THOMAS A. EDISON - PATENT DRAWING SIGNED - HFSID 350457
This rare document is a patent drawing, signed by Edison, for a Bolivian patent on the incandescent bulb. This patent was to protect Edison's rights to design of the bulb in Bolivia and has his full "umbrella" signature - a rarity.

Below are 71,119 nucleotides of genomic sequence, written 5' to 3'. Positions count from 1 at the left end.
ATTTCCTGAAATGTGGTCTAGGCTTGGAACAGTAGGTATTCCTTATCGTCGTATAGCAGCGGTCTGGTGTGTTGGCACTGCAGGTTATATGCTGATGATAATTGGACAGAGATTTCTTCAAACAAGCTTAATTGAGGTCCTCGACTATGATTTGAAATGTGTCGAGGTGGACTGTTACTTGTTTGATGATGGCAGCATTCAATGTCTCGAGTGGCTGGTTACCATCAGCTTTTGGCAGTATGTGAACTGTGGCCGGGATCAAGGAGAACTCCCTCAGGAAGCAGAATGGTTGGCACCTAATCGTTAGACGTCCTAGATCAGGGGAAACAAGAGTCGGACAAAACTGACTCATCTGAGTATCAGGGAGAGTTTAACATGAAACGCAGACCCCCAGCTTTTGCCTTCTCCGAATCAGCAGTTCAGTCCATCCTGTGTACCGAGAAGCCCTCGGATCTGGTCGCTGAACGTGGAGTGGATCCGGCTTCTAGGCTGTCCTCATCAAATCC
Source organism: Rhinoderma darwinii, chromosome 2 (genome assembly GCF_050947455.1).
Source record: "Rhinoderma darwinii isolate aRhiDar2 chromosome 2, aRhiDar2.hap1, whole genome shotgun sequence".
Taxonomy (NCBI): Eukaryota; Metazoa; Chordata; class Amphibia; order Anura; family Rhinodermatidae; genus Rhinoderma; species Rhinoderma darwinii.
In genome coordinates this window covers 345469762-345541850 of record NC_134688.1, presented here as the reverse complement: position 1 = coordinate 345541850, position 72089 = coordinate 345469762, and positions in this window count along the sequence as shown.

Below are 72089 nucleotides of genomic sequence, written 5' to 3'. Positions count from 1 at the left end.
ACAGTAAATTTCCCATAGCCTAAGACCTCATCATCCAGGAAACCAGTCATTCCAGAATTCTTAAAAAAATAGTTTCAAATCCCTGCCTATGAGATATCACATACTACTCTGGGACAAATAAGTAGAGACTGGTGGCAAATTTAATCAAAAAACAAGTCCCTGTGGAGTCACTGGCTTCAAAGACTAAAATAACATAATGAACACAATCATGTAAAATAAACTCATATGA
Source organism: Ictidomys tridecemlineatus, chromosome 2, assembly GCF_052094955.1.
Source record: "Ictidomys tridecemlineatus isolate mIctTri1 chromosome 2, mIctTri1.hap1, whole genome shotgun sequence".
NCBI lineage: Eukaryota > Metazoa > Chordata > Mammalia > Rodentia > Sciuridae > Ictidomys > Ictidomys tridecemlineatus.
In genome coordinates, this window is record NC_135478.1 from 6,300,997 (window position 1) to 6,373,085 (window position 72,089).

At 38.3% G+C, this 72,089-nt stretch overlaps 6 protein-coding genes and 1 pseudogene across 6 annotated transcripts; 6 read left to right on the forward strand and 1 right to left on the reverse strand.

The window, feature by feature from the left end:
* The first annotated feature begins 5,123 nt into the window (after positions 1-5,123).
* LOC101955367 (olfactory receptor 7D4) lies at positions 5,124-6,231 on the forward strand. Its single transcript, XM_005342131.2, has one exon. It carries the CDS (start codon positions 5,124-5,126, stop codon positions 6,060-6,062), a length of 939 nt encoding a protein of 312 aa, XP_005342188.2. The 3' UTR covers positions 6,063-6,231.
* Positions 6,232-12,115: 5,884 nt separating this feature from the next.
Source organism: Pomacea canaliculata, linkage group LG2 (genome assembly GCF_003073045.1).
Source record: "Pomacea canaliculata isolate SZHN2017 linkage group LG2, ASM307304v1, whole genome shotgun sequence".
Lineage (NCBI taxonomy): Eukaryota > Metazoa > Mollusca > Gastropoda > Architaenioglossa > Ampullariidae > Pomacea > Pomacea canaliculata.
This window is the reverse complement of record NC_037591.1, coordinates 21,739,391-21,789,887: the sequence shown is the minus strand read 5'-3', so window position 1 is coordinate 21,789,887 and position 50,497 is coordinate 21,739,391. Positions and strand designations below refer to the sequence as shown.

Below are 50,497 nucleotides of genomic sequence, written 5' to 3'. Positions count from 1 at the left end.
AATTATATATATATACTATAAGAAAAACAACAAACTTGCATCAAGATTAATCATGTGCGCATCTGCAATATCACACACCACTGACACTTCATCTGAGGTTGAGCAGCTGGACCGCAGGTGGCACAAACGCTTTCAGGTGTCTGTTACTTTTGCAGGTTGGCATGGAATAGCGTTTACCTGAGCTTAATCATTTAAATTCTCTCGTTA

Rare Patent Drawing signed: "Thomas Alva Edison". 1 page, 16x22, 12x18 visible. Headed: "Lamina 3/Bolivia" at upper right corner. This patent, which was filed in Bolivia, features two imprinted drawings for one of Edison's actual patents relating to his incandescent lamp.Also signed: "Chas H. Smith" and "Geo. T. Pinckney" as "Testigos" [Witnesses]. Edison (1847-1931) patented more than a thousand inventions, including the incandescent electric lamp, the phonograph (his favorite invention), the mimeograph, the alkaline storage battery and the microphone. Edison also filed and received patents in other countries. Most of them, such as this patent filed in Bolivia in 1880, duplicated the U.S. patents, but they protected his work in those countries. Edison's first successful test of this invention (now known simply as the "light bulb") was on October 21, 1879, when his incandescent lamp lasted 13.5 hours. Edison continued to improve his original design, and he applied for patents in 1880. Edison was fortunate that the U.S. Patent Office did not keep track of all patents filed in every country. From the U.S. Department of the Interior: "An invention must be 'novel,' or unique, to receive a patent." That is, inventions must not be described in printed publications before the patent is awarded or the inventor might lose the patent application. This happened to Edison in 1878, when he filed patent applications at the same time in Great Britain and in the U.S. The British patent was approved first (number 1644), and, unfortunately, the U.S. Patent Office decided that this constituted "prior publication" and rejected Edison's U.S. patent application. This had devastating consequences for Edison, because the patent included several important innovations to the phonograph, including the making of disc-shaped records. Since his U.S. patent was rejected, Edison's American competitors were allowed to copy it. If Edison had won the U.S. patent, there might still be an Edison recording company today. If Edison had lost his U.S. light bulb patent because of his patent filed in Bolivia, the future would have been far different for his Edison General Electric Company of New York (formed in 1889), which is now GE. Contains an excellent example of Edison's "umbrella" signature. Lightly creased, touching signatures of Witnesses and the upper portion of Edison's "umbrella". Rippled at blank areas. Several minor tears at blank areas, chipped at upper, left and right edges. Slightly soiled. Reinforced with tape at perimeter on verso, minor tape stains at upper and lower center on cloth tape (minor show through at blank areas at upper and lower margins). Overall, fine condition. Framed by the Gallery of History, 31¼ x 29¼.
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